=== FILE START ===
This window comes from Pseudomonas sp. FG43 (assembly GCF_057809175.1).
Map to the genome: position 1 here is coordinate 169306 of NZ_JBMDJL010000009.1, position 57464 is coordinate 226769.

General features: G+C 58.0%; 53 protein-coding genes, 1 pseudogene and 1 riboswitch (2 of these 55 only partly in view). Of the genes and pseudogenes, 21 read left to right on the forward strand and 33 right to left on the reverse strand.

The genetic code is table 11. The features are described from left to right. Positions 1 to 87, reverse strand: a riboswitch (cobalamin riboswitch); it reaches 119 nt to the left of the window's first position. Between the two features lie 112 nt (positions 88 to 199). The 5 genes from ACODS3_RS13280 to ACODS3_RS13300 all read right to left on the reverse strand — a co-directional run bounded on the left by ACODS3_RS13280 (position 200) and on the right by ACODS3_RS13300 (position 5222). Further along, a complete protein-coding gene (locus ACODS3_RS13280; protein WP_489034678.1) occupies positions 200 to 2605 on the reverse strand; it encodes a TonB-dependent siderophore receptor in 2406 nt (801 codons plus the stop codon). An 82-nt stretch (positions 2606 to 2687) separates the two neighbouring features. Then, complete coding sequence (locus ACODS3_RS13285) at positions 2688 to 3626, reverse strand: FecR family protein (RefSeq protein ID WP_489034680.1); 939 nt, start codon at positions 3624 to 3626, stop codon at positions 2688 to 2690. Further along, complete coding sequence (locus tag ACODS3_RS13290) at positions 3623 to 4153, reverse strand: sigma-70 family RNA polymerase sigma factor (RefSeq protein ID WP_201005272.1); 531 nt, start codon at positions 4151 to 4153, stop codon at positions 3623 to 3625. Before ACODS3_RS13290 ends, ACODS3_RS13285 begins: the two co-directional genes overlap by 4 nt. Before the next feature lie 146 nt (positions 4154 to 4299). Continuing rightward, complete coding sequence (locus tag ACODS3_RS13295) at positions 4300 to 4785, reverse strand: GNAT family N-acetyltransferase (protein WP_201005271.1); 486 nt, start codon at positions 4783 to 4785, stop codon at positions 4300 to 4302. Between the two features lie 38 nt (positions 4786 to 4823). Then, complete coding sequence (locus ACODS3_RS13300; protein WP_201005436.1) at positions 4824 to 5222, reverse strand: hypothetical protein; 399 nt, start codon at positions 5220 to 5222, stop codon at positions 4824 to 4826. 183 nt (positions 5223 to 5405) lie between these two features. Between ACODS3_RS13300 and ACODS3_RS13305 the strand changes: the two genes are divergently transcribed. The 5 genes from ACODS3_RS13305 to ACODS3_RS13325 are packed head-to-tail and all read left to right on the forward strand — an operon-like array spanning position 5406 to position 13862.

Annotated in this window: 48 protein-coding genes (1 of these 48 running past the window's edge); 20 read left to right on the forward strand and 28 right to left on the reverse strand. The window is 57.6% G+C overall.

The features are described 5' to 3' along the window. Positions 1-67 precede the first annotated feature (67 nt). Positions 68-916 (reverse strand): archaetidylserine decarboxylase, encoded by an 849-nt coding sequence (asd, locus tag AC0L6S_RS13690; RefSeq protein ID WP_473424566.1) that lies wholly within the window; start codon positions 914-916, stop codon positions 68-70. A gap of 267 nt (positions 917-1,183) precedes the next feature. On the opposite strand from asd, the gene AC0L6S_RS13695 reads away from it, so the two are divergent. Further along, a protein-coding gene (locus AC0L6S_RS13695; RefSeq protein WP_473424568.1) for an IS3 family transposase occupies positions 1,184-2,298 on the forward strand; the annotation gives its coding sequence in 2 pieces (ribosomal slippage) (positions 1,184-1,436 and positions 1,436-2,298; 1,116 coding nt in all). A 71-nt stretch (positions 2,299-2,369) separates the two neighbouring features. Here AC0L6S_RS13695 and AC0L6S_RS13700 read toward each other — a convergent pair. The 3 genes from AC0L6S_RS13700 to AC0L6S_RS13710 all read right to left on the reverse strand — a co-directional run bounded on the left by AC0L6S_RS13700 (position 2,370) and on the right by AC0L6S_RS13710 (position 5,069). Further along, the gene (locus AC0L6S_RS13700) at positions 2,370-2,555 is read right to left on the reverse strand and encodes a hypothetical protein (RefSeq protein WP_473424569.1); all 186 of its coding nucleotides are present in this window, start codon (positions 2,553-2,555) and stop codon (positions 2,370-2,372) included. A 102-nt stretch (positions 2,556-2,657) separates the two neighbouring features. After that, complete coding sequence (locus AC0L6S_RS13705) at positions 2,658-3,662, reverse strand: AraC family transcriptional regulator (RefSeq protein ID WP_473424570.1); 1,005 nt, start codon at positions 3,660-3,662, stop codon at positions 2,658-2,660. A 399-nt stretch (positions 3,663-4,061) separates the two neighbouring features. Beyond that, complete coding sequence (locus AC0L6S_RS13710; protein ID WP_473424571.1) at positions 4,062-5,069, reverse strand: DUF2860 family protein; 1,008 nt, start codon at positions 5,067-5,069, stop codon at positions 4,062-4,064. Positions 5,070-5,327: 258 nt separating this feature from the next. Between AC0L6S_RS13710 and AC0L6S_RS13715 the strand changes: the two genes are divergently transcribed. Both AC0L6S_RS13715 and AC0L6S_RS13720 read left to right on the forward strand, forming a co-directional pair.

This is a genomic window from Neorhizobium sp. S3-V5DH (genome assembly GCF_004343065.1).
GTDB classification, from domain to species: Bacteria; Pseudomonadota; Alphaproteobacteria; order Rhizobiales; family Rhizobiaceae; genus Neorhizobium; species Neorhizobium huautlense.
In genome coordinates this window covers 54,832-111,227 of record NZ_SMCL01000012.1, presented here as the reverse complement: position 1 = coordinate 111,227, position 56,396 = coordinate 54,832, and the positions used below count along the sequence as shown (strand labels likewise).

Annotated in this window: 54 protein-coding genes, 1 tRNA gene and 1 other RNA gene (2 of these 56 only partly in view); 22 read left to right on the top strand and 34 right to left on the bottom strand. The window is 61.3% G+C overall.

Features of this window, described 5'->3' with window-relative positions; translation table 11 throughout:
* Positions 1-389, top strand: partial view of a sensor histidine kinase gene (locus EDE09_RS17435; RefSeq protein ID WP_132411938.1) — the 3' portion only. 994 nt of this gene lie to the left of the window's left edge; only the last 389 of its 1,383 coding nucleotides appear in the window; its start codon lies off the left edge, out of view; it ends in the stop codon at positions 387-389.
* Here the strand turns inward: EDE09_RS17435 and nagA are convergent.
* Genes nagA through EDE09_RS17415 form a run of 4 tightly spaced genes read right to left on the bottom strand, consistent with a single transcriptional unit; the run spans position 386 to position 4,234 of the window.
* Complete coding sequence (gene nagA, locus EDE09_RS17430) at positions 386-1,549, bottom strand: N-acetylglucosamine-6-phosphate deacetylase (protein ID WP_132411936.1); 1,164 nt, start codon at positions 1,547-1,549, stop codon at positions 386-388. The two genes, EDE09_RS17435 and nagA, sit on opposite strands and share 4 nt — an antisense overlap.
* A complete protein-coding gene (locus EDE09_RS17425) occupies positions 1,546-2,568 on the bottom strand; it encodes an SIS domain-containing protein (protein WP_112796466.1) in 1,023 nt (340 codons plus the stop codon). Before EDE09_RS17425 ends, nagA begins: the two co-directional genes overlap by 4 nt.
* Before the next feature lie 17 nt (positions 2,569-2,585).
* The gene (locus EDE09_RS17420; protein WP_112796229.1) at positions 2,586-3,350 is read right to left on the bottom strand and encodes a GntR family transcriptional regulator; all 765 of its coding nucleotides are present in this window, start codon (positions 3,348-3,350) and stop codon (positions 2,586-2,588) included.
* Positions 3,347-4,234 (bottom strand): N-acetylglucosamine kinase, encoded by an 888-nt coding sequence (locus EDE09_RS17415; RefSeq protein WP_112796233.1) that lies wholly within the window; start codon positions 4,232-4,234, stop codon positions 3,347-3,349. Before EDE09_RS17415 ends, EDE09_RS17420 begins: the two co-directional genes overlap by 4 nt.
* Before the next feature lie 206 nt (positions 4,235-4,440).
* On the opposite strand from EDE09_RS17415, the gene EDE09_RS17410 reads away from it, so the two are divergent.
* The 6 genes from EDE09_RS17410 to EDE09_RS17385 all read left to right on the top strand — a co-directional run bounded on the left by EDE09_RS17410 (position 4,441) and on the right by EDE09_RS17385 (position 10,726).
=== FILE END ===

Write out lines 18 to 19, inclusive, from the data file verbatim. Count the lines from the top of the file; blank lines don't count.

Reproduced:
* The gene (locus EDE09_RS17420; protein WP_112796229.1) at positions 2,586-3,350 is read right to left on the bottom strand and encodes a GntR family transcriptional regulator; all 765 of its coding nucleotides are present in this window, start codon (positions 3,348-3,350) and stop codon (positions 2,586-2,588) included.
* Positions 3,347-4,234 (bottom strand): N-acetylglucosamine kinase, encoded by an 888-nt coding sequence (locus EDE09_RS17415; RefSeq protein WP_112796233.1) that lies wholly within the window; start codon positions 4,232-4,234, stop codon positions 3,347-3,349. Before EDE09_RS17415 ends, EDE09_RS17420 begins: the two co-directional genes overlap by 4 nt.